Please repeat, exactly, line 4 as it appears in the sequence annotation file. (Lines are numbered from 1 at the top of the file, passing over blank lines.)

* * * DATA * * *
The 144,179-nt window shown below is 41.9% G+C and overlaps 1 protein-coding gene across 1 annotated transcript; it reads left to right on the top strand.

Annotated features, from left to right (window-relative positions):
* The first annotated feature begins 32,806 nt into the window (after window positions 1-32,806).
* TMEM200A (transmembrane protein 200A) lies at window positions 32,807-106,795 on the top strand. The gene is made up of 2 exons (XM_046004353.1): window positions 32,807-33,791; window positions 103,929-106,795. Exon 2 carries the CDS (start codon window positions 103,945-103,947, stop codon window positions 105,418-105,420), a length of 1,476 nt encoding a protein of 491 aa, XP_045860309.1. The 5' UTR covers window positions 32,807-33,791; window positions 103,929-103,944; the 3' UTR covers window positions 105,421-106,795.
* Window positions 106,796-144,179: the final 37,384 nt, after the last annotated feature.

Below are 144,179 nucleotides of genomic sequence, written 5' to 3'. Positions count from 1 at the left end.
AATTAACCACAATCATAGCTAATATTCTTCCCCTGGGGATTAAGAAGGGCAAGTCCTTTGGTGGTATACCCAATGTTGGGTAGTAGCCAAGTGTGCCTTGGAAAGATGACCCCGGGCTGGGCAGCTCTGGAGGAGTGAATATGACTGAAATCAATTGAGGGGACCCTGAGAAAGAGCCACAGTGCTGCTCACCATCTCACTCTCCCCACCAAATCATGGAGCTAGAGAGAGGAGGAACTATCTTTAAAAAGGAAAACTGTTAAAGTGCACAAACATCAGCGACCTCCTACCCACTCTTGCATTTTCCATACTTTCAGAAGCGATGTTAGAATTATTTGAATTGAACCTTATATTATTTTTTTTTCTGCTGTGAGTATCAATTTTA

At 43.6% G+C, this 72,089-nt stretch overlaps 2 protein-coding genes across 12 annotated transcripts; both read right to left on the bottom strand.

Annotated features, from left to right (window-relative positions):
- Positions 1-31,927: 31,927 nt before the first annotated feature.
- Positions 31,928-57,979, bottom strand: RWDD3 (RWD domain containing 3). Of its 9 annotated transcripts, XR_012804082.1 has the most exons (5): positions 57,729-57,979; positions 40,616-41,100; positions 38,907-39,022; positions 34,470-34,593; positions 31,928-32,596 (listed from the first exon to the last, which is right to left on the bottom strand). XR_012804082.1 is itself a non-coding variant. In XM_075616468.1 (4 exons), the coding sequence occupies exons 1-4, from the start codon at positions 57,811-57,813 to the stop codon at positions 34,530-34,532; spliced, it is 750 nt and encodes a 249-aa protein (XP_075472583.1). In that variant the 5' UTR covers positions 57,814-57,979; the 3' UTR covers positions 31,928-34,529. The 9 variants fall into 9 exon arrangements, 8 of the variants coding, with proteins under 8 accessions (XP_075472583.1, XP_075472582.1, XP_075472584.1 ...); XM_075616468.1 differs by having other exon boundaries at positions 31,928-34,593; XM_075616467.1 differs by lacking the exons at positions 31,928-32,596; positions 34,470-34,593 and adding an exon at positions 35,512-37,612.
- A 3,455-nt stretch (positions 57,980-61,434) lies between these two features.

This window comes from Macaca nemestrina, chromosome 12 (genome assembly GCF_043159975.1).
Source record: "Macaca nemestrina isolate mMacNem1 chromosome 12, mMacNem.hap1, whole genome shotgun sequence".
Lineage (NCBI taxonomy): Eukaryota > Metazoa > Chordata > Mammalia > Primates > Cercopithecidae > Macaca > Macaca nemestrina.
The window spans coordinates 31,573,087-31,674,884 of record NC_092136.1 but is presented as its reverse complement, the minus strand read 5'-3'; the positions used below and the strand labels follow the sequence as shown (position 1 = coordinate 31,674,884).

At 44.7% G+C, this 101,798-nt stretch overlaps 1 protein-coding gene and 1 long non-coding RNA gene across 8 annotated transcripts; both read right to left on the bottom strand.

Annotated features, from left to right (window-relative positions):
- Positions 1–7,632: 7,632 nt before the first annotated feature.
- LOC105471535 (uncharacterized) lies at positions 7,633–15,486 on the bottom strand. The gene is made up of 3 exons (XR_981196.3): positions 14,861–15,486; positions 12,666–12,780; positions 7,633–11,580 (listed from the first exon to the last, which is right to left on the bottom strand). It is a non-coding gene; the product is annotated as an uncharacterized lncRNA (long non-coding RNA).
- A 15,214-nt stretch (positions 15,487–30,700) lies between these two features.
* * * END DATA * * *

* TMEM200A (transmembrane protein 200A) lies at window positions 32,807-106,795 on the top strand. The gene is made up of 2 exons (XM_046004353.1): window positions 32,807-33,791; window positions 103,929-106,795. Exon 2 carries the CDS (start codon window positions 103,945-103,947, stop codon window positions 105,418-105,420), a length of 1,476 nt encoding a protein of 491 aa, XP_045860309.1. The 5' UTR covers window positions 32,807-33,791; window positions 103,929-103,944; the 3' UTR covers window positions 105,421-106,795.